Career Connection

Develop a curiosity-driven workplace

Research shows that those with inquisitive minds seek novel solutions to unique challenges. Nowhere is this truer than in fraud investigations where curiosity and a healthy dose of skepticism are two sides of the same coin. Fraud investigators won’t detect many instances of financial deception if they don’t use curiosity as a problem-solving skill.



The professional environment often undervalues curiosity as a key leadership attribute perhaps because it’s difficult to measure return on investment for free-flowing inquiry, immersion in unique situations and far-reaching dialogue.

However, curiosity is often sparked when we encounter information or experiences that don’t align with our expectations or knowledge. This mismatch can lead to a sense of disconnection, which often prompts us to resolve cognitive dissonance caused by perceived inconsistencies. But we should allow curiosity to take us where it will because it’s a catalyst for intellectual growth when we consider — or confront — different perspectives or scenarios.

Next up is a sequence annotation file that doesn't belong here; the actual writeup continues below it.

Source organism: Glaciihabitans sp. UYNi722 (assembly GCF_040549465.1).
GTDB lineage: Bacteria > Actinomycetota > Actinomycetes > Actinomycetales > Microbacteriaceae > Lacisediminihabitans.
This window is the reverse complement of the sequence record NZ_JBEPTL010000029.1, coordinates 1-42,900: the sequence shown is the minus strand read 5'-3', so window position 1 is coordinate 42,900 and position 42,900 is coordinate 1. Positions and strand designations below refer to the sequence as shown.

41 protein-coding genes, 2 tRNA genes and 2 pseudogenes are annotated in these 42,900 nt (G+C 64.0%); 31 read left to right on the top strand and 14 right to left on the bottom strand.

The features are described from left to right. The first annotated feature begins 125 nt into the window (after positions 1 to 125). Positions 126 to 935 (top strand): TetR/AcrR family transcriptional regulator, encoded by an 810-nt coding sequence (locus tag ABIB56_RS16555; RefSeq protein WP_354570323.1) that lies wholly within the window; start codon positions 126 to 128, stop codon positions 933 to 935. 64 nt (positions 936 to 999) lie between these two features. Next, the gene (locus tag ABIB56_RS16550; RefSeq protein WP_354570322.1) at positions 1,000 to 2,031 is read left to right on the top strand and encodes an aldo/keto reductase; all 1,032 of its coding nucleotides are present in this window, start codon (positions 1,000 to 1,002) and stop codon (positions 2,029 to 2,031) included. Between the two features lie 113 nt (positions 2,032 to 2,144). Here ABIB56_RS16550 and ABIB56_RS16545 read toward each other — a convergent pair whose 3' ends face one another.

Curiosity fosters a mindset of open inquiry, critical thinking and a willingness to consider divergent viewpoints to reconcile conflicting information. While many in the workforce are content providing answers to questions, inquisitive people are compelled to seek answers that can result in better solutions to challenges.


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